“Apollo’s Athene annuities business purchased $1.1bn in highly rated collateralised loan obligation funds sold by UK pension funds that faced an avalanche of collateral calls … at an effective 8 per cent yield, a relatively high figure for the safest class of corporate loans. “There was nothing inherently wrong with the CLO tranches we were buying. [They] happened to be the most liquid asset that those entities had to liquidate in order to cover their leverage and margin issues.””
“I think a weakness of many people’s approach to investment is that they try to be jacks of all trades and masters of none.”
“I don’t want to spend my time trying to earn a lot of little profits. I want very, very big profits that I’m ready to wait for."
“Nor will I buy market-favored stocks. I particularly notice it when I attend meetings for technology stocks and see all the people crowding into the room and so on. If there’s standing room only, that’s usually a pretty fair sign it’s not a good time to buy the stock.”
I’ve been enjoying The Investor’s Podcast (aka We Study Billionaires) and their new free newsletter (appropriately named We Study Markets). The terrific William Green hosts his show there and I enjoyed his recent conversation with Tom Russo:
“Mr. Buffett will say that one of the most critical jobs they have at Berkshire is calculating appropriate compensation systems. I recall him saying years back that he had something north of 140 different executive comp packages with his senior most teams, each one separately struck and each one commanding about three pages.”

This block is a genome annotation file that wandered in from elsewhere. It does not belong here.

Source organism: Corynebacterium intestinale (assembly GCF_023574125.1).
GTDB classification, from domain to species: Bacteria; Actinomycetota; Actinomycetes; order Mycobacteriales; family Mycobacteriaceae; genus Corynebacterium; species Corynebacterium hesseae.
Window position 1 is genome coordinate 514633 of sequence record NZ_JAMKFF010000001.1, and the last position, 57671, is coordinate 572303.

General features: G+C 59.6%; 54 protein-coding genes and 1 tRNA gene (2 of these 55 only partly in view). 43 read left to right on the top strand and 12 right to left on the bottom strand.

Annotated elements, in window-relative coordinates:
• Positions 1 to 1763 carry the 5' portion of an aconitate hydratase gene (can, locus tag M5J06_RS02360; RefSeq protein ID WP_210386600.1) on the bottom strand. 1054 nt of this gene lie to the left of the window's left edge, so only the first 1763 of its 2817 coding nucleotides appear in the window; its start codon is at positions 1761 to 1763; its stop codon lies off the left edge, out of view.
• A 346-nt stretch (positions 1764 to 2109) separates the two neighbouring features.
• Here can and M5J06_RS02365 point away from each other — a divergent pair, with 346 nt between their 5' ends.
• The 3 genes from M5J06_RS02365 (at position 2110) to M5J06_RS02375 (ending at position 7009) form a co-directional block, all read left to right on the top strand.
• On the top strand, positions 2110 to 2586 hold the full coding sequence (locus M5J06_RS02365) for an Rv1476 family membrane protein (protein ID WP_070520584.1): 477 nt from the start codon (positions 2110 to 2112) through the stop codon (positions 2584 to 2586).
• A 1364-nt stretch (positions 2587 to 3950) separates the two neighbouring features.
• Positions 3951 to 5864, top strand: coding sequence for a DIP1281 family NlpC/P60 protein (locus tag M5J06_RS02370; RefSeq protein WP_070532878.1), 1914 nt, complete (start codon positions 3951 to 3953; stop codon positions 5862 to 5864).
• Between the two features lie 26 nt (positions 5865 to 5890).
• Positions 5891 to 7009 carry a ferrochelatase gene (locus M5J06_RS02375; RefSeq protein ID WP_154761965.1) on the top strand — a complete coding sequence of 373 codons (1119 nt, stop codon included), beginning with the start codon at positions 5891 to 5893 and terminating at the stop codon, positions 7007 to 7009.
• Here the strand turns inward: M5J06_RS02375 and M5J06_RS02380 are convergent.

Enjoyed this conversation between Hugh Hendry an Meb Faber:
"Who am I? I am someone with an unquenchable thirst for the joy of life. Joy is my energy. One of the things that’s kept my joy flowing is a very simple rule. I buy things that are going up and I sell things that are going down."
"The role of a professional speculator is to conceive of a warehouse full of good narrative but not to rush out immediately and invest. To have the composure to say, “It’s wonderful but just not now.” When is now? Now is when strangers are clearly buying the thing."
Found this idea in an old podcast with Kat Cole. The ‘hot shot’ method:
“I envision a badass in my role tomorrow and I ask myself ‘what is one thing they would look at and immediately address?’ We've all been the new person that took over from someone else. Or we bought a company from someone else. The person's job we take over or the person's business we buy, to them, it's probably the best it's ever been. The irony is that on the same day, it is the worst it will ever be to us. Because it's the beginning of the journey.
That act of pausing, reflecting, asking what someone else would do, acknowledging it very quickly. And then the trick is taking action right away. I take action on it within 24 hours. I tell my team. Every time, they say, 'What took you so long?' That is how I get better every week.”